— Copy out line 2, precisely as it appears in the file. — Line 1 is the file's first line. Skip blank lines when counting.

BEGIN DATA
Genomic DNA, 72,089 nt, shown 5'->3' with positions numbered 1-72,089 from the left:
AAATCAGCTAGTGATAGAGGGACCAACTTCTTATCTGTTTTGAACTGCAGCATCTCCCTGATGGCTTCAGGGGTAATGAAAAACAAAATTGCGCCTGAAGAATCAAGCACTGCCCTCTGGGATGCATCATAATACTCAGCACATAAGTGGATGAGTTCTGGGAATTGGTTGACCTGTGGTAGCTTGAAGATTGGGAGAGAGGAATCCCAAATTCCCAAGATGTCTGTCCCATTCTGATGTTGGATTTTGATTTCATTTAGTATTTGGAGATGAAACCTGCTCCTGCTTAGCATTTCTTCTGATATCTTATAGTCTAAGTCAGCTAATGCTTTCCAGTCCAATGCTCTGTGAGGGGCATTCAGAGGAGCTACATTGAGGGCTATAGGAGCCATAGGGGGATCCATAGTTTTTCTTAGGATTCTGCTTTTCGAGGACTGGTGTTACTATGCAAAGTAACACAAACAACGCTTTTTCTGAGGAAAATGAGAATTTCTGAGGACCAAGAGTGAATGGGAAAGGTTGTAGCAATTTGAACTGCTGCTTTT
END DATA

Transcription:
AAATCAGCTAGTGATAGAGGGACCAACTTCTTATCTGTTTTGAACTGCAGCATCTCCCTGATGGCTTCAGGGGTAATGAAAAACAAAATTGCGCCTGAAGAATCAAGCACTGCCCTCTGGGATGCATCATAATACTCAGCACATAAGTGGATGAGTTCTGGGAATTGGTTGACCTGTGGTAGCTTGAAGATTGGGAGAGAGGAATCCCAAATTCCCAAGATGTCTGTCCCATTCTGATGTTGGATTTTGATTTCATTTAGTATTTGGAGATGAAACCTGCTCCTGCTTAGCATTTCTTCTGATATCTTATAGTCTAAGTCAGCTAATGCTTTCCAGTCCAATGCTCTGTGAGGGGCATTCAGAGGAGCTACATTGAGGGCTATAGGAGCCATAGGGGGATCCATAGTTTTTCTTAGGATTCTGCTTTTCGAGGACTGGTGTTACTATGCAAAGTAACACAAACAACGCTTTTTCTGAGGAAAATGAGAATTTCTGAGGACCAAGAGTGAATGGGAAAGGTTGTAGCAATTTGAACTGCTGCTTTT